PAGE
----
A substantial proportion of the transmissions was recorded at two or more receivers. For these multiple recordings, the detection range between the transmitting fish tag and each individual receiver detecting the signal was approximated as the distance between the mean position of the receivers detecting the signal and the position (*Xr*_{i}*,Yr*_{i}) of each recording receiver. This was based on the assumption that a likely location of a transmitter whose signal was detected by several receivers and was in the middle of the receivers (cf. Hedger *et al*. 2008). The largest of the calculated detection ranges for each transmission was considered as a minimum estimate of the detection range for that particular transmission and termed minimum detection range *D*_{min} (eqn 1).

- (eqn 1)

The minimum detection ranges as defined here are likely underestimates of the true detection ranges, but allow for an exploration of the relative probability of signal detection as a function of range. This was achieved by taking the proportion of hourly transmissions *N* recorded at an increasing number of multiple receivers (*i = *2–7) to the expected number of recorded transmissions *N*_{e}. These proportions served as an estimate of the probability of detection *P*_{d} at the associated minimum detection range *D*_{min}(i) (eqn 2).

- (eqn 2)

The probabilities of detection *P*_{d} were calculated for detection data grouped by wind speeds *W* in 0·5-m·s^{−1} bins ranging from 0 to 5·5 m·s^{−1}. In order to avoid depth dependency of the detection probability, this analysis was confined to transmissions in the 0–6-m depth interval. The expected number of recorded transmissions was calculated as the number of expected transmissions per hour (*Nt*) adjusted for the mean code detection efficiency *C*_{e} and the proportion *S*_{z} of the total recorded transmissions transmitted within the depth interval *z* (eqn 3).

- (eqn 3)

To calculate *S*_{z} for any given hour, the number of depth recordings within each one metre interval was divided by the number of depth recordings integrated over all depths for that hour. The sound pressure *I* (μPa) at distance *D* can be modelled according to (eqn 4), where *I*_{0} is the transmitter power in dB (re 1 μPa at 1 m) and *α*_{e} is the sound attenuation coefficient in Nepers m^{−1} (Medwin & Clay 1998).

- (eqn 4)

The first part (the power function) of (eqn 4) accounts for losses due to spherical spreading, and the latter part (the exponential function) for the attenuation losses (primarily absorption and scattering). Wind mixing of air bubbles into the water should theoretically increase the attenuation by increasing both absorption and scattering. It was therefore assumed that the probability of detection was a constant *P*_{0} (*P*_{0} = 1) until a sound pressure threshold *I*_{t} at range *D*_{0} (see also Melnychuk & Walters 2010), beyond which the probability of detection could be described by a scaled sound profile. In the present study, we chose to use *P*_{0} = 1. Multiple recordings associated with distance *D*_{min} and probability of detection *P*_{d} (see (eqn 2)) were used as data input to the model. An estimator of the probability of detection was then obtained by scaling the sound profile by a sound pressure threshold parameter *I*_{t} (eqn 5).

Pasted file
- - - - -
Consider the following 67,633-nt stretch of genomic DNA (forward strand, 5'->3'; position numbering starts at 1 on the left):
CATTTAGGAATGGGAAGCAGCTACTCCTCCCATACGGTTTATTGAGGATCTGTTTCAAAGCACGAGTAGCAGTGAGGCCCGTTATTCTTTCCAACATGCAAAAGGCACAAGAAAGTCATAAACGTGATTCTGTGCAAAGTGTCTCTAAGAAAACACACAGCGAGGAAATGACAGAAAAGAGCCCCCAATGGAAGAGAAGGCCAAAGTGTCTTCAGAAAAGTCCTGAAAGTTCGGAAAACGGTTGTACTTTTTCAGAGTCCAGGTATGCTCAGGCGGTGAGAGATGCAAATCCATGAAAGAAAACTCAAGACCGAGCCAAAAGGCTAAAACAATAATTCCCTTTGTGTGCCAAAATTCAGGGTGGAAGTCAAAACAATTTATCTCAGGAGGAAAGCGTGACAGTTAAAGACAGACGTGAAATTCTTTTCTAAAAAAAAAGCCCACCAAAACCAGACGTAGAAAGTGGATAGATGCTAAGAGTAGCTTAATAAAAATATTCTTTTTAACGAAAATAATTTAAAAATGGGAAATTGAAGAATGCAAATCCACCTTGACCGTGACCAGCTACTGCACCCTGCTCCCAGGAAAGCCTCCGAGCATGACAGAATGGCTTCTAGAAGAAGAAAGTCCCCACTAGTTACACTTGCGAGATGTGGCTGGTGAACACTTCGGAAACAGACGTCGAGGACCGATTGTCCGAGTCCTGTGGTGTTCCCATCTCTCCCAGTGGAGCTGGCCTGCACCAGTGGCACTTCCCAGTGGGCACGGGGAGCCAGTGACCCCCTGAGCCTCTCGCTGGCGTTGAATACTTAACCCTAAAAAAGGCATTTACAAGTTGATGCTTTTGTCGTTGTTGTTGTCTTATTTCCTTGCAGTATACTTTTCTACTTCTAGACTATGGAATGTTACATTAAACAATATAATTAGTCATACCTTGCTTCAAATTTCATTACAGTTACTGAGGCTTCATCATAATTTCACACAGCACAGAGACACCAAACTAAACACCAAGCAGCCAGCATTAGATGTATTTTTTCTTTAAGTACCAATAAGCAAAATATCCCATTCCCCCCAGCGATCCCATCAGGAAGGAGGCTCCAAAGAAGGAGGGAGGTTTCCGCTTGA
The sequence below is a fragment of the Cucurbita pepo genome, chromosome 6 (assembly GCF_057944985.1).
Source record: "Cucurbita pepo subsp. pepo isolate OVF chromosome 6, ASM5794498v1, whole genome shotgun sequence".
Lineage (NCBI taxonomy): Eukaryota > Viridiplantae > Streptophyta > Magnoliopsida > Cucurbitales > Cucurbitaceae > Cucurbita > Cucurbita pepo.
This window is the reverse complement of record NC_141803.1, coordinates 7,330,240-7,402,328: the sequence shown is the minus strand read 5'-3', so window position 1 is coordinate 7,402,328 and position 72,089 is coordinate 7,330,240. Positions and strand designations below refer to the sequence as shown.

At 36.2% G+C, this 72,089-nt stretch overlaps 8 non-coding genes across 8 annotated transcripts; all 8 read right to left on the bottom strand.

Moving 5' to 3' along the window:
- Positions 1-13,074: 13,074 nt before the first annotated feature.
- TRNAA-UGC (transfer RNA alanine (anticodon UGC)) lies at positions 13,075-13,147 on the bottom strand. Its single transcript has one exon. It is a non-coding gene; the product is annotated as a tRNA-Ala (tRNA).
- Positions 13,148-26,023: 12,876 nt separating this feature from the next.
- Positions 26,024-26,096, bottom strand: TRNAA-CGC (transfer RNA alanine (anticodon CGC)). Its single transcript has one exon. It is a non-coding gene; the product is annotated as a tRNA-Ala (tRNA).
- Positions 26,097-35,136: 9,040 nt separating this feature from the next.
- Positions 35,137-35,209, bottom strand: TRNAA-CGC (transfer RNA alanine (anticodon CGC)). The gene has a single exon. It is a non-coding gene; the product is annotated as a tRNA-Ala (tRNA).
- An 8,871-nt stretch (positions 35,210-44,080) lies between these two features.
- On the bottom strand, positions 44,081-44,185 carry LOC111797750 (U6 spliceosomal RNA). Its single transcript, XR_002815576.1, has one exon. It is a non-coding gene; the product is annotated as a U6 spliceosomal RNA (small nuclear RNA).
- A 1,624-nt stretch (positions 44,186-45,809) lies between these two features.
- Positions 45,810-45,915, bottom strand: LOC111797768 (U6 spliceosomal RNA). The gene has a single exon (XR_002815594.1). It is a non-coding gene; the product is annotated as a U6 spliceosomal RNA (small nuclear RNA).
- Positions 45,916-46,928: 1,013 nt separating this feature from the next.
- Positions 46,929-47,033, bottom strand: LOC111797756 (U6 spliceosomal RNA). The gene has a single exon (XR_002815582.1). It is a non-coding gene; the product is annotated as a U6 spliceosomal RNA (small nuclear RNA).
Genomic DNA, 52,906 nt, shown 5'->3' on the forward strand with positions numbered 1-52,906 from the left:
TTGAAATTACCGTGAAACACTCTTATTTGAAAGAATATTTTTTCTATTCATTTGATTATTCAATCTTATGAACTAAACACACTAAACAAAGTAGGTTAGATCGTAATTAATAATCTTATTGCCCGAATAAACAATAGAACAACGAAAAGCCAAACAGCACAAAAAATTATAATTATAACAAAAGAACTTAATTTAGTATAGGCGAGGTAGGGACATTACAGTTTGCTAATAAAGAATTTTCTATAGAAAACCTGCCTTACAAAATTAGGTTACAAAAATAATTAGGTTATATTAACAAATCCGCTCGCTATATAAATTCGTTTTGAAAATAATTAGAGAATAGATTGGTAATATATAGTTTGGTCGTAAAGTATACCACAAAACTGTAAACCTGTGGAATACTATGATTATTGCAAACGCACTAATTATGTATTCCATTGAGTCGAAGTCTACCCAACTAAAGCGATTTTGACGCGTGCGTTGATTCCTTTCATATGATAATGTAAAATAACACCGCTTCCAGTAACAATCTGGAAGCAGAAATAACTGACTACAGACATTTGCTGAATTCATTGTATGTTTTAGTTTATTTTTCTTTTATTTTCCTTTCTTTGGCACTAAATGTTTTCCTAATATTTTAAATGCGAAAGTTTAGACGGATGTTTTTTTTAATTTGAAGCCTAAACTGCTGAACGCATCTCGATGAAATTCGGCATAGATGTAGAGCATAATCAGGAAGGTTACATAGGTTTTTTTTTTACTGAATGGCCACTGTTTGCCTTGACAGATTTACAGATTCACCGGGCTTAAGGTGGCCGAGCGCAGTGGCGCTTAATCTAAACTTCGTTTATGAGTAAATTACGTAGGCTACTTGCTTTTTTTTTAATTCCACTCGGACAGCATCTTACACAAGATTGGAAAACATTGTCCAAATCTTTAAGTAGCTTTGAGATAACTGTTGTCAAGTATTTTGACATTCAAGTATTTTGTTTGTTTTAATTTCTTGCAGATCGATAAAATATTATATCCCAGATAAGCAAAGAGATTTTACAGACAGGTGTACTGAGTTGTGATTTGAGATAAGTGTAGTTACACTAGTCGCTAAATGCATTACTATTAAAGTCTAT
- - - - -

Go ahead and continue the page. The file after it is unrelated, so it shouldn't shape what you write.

- (eqn 5)

The attenuation coefficient *α* [dB m^{−1}] relates to *α*_{e} [Nepers m^{−1}] by a factor, such that *α = α*_{e}∙8·686 (Medwin & Clay 1998). As it is the more common representation, the attenuation coefficient was chosen to be presented in dB m^{−1} in this paper. The dependence of *α* on wind was modelled by a power function (eqn 6), where *W* denotes mean wind speed (m s^{−1}) for the data interval, *α*_{0} denotes the attenuation coefficient under no wind influence and *β* the power dependence of *α* on wind speed.

- (eqn 6)

An acoustic transmission model that can be used as an estimator of the probability of detection as a function of range and wind can be created by combining (eqn 5) with (eqn 6) as follows (eqn 7):

- (eqn 7)

In this sound transmission model, the parameters *I*_{t}, *α*_{0} and *β* were estimated by nonlinear least squares regression on the *P*_{d} (*D*_{min}*,W*) obtained from (eqn 2). After the parameter fitting, the estimated *I*_{t} was used with (eqn 5) to estimate attenuation coefficients for each wind interval. The wind speed interval 0–0·5 m s^{−1} was considered to have a positively biased attenuation coefficient since the wind speed interval in the preceding hour could only be equal or higher. For all other wind speed intervals, the wind speed during the preceding hour could be either lower, equal or higher, and these intervals were thus considered unbiased. The 0–0·5-m s^{−1} wind speed interval was therefore excluded from the nonlinear regression parameter estimation.

A similar procedure as for the wind dependence was used to model the depth dependence. The detection data were divided into 1-m-depth intervals, and *P*_{d} (D_{min},z) was calculated for each depth interval and *D*_{min} combination using eqns 2 and 3. Only one wind speed interval was used [0–1 m s^{−1}]. Within each depth interval, the attenuation coefficient was then estimated by nonlinear regression with (eqn 5) and detection probability modelled for 0–1500 m range.